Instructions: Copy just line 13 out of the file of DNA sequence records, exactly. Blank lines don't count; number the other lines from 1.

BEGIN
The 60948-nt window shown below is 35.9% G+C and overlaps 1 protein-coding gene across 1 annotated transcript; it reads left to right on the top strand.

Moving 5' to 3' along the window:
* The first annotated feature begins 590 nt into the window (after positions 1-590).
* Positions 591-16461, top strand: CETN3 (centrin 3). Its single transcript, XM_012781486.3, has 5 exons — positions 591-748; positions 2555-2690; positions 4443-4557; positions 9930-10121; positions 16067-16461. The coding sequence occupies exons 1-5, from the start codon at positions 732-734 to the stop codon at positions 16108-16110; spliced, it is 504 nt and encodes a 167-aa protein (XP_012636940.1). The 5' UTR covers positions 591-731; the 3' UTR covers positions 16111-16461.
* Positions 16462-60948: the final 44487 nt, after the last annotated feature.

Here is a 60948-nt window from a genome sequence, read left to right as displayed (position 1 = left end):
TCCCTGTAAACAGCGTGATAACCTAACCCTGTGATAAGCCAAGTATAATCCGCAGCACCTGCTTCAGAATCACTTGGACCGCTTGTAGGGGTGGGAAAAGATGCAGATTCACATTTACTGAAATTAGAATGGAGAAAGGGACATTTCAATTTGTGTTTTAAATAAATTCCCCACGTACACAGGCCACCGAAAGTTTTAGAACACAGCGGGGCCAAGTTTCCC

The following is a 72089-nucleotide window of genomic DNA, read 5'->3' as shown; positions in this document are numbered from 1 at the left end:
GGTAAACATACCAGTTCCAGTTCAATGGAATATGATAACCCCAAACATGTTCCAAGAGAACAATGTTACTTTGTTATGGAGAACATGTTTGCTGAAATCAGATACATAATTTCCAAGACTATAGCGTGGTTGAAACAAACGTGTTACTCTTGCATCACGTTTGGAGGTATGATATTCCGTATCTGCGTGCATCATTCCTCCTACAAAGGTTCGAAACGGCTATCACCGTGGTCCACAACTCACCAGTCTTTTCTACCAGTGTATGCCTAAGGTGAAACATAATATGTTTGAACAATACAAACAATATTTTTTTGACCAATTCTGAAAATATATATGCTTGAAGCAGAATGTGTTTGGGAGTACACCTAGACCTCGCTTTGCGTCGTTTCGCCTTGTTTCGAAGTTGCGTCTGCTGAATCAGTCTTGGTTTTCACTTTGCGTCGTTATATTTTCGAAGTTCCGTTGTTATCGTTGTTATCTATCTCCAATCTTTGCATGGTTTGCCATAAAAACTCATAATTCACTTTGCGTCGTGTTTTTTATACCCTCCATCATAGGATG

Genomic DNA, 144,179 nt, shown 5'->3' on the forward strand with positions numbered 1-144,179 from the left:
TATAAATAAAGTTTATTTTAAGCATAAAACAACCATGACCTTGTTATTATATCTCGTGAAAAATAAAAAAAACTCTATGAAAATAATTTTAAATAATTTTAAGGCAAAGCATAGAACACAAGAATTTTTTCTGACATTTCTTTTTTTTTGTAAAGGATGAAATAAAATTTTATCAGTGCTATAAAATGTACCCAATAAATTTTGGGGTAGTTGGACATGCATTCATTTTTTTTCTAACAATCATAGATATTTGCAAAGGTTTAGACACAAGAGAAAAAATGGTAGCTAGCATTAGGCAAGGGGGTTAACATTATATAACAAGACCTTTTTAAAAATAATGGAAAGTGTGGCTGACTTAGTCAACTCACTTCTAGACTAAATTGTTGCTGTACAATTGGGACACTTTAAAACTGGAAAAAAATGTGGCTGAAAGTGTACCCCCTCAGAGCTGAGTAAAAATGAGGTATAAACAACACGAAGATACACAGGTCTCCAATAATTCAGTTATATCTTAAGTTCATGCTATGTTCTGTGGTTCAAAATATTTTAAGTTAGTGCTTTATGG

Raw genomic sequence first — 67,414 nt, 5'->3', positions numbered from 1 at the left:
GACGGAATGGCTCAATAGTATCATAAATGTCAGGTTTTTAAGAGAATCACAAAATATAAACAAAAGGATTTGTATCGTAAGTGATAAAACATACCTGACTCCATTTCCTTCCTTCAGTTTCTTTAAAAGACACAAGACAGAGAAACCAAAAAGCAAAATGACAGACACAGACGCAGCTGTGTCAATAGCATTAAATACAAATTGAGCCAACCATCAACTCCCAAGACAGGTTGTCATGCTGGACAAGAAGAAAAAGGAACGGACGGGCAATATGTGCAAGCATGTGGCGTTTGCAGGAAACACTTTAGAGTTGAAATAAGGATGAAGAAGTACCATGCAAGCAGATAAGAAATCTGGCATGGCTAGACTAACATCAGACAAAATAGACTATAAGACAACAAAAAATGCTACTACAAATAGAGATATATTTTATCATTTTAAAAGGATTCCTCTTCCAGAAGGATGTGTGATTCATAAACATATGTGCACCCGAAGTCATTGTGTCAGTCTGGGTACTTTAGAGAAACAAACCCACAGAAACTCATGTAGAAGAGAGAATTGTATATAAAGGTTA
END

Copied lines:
GACGGAATGGCTCAATAGTATCATAAATGTCAGGTTTTTAAGAGAATCACAAAATATAAACAAAAGGATTTGTATCGTAAGTGATAAAACATACCTGACTCCATTTCCTTCCTTCAGTTTCTTTAAAAGACACAAGACAGAGAAACCAAAAAGCAAAATGACAGACACAGACGCAGCTGTGTCAATAGCATTAAATACAAATTGAGCCAACCATCAACTCCCAAGACAGGTTGTCATGCTGGACAAGAAGAAAAAGGAACGGACGGGCAATATGTGCAAGCATGTGGCGTTTGCAGGAAACACTTTAGAGTTGAAATAAGGATGAAGAAGTACCATGCAAGCAGATAAGAAATCTGGCATGGCTAGACTAACATCAGACAAAATAGACTATAAGACAACAAAAAATGCTACTACAAATAGAGATATATTTTATCATTTTAAAAGGATTCCTCTTCCAGAAGGATGTGTGATTCATAAACATATGTGCACCCGAAGTCATTGTGTCAGTCTGGGTACTTTAGAGAAACAAACCCACAGAAACTCATGTAGAAGAGAGAATTGTATATAAAGGTTA